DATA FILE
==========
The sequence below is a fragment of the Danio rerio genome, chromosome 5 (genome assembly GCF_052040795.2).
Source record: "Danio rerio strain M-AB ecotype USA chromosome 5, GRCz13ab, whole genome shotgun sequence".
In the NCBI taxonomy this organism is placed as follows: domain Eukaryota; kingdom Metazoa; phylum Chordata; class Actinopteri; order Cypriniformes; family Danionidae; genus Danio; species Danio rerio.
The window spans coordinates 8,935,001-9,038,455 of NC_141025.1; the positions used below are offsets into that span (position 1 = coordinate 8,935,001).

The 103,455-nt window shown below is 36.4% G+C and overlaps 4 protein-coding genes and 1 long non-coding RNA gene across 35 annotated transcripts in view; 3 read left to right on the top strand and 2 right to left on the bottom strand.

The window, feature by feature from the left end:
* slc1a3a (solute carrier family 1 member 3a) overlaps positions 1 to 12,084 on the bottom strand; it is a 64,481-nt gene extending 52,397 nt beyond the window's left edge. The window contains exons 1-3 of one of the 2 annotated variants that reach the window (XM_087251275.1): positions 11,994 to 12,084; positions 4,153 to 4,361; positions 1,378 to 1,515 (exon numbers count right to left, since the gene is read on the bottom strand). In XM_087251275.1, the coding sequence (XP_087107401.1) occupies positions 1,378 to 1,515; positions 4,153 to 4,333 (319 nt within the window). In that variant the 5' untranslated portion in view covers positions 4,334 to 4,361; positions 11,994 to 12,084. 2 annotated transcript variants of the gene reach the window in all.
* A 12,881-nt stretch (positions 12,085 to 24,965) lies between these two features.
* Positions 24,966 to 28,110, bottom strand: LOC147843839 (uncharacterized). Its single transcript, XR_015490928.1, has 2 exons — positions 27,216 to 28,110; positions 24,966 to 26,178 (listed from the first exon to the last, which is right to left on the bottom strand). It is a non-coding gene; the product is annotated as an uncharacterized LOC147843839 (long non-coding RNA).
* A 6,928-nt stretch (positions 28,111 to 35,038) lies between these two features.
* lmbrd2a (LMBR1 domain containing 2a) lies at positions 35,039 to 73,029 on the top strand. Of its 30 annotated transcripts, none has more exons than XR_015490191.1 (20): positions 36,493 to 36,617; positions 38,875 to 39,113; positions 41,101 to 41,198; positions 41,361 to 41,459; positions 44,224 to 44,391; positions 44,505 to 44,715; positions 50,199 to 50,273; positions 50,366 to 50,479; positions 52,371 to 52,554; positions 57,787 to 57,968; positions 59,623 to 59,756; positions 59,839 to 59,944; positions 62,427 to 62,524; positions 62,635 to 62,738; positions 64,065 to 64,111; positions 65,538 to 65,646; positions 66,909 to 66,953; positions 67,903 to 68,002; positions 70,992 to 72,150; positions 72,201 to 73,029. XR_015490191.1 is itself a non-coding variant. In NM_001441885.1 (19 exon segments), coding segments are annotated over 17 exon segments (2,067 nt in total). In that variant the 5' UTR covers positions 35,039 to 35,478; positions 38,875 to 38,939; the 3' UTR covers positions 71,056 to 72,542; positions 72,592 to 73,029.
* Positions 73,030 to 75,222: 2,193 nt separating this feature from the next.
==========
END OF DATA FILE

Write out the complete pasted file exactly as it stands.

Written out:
The sequence below is a fragment of the Danio rerio genome, chromosome 5 (genome assembly GCF_052040795.2).
Source record: "Danio rerio strain M-AB ecotype USA chromosome 5, GRCz13ab, whole genome shotgun sequence".
In the NCBI taxonomy this organism is placed as follows: domain Eukaryota; kingdom Metazoa; phylum Chordata; class Actinopteri; order Cypriniformes; family Danionidae; genus Danio; species Danio rerio.
The window spans coordinates 8,935,001-9,038,455 of NC_141025.1; the positions used below are offsets into that span (position 1 = coordinate 8,935,001).

The 103,455-nt window shown below is 36.4% G+C and overlaps 4 protein-coding genes and 1 long non-coding RNA gene across 35 annotated transcripts in view; 3 read left to right on the top strand and 2 right to left on the bottom strand.

The window, feature by feature from the left end:
* slc1a3a (solute carrier family 1 member 3a) overlaps positions 1 to 12,084 on the bottom strand; it is a 64,481-nt gene extending 52,397 nt beyond the window's left edge. The window contains exons 1-3 of one of the 2 annotated variants that reach the window (XM_087251275.1): positions 11,994 to 12,084; positions 4,153 to 4,361; positions 1,378 to 1,515 (exon numbers count right to left, since the gene is read on the bottom strand). In XM_087251275.1, the coding sequence (XP_087107401.1) occupies positions 1,378 to 1,515; positions 4,153 to 4,333 (319 nt within the window). In that variant the 5' untranslated portion in view covers positions 4,334 to 4,361; positions 11,994 to 12,084. 2 annotated transcript variants of the gene reach the window in all.
* A 12,881-nt stretch (positions 12,085 to 24,965) lies between these two features.
* Positions 24,966 to 28,110, bottom strand: LOC147843839 (uncharacterized). Its single transcript, XR_015490928.1, has 2 exons — positions 27,216 to 28,110; positions 24,966 to 26,178 (listed from the first exon to the last, which is right to left on the bottom strand). It is a non-coding gene; the product is annotated as an uncharacterized LOC147843839 (long non-coding RNA).
* A 6,928-nt stretch (positions 28,111 to 35,038) lies between these two features.
* lmbrd2a (LMBR1 domain containing 2a) lies at positions 35,039 to 73,029 on the top strand. Of its 30 annotated transcripts, none has more exons than XR_015490191.1 (20): positions 36,493 to 36,617; positions 38,875 to 39,113; positions 41,101 to 41,198; positions 41,361 to 41,459; positions 44,224 to 44,391; positions 44,505 to 44,715; positions 50,199 to 50,273; positions 50,366 to 50,479; positions 52,371 to 52,554; positions 57,787 to 57,968; positions 59,623 to 59,756; positions 59,839 to 59,944; positions 62,427 to 62,524; positions 62,635 to 62,738; positions 64,065 to 64,111; positions 65,538 to 65,646; positions 66,909 to 66,953; positions 67,903 to 68,002; positions 70,992 to 72,150; positions 72,201 to 73,029. XR_015490191.1 is itself a non-coding variant. In NM_001441885.1 (19 exon segments), coding segments are annotated over 17 exon segments (2,067 nt in total). In that variant the 5' UTR covers positions 35,039 to 35,478; positions 38,875 to 38,939; the 3' UTR covers positions 71,056 to 72,542; positions 72,592 to 73,029.
* Positions 73,030 to 75,222: 2,193 nt separating this feature from the next.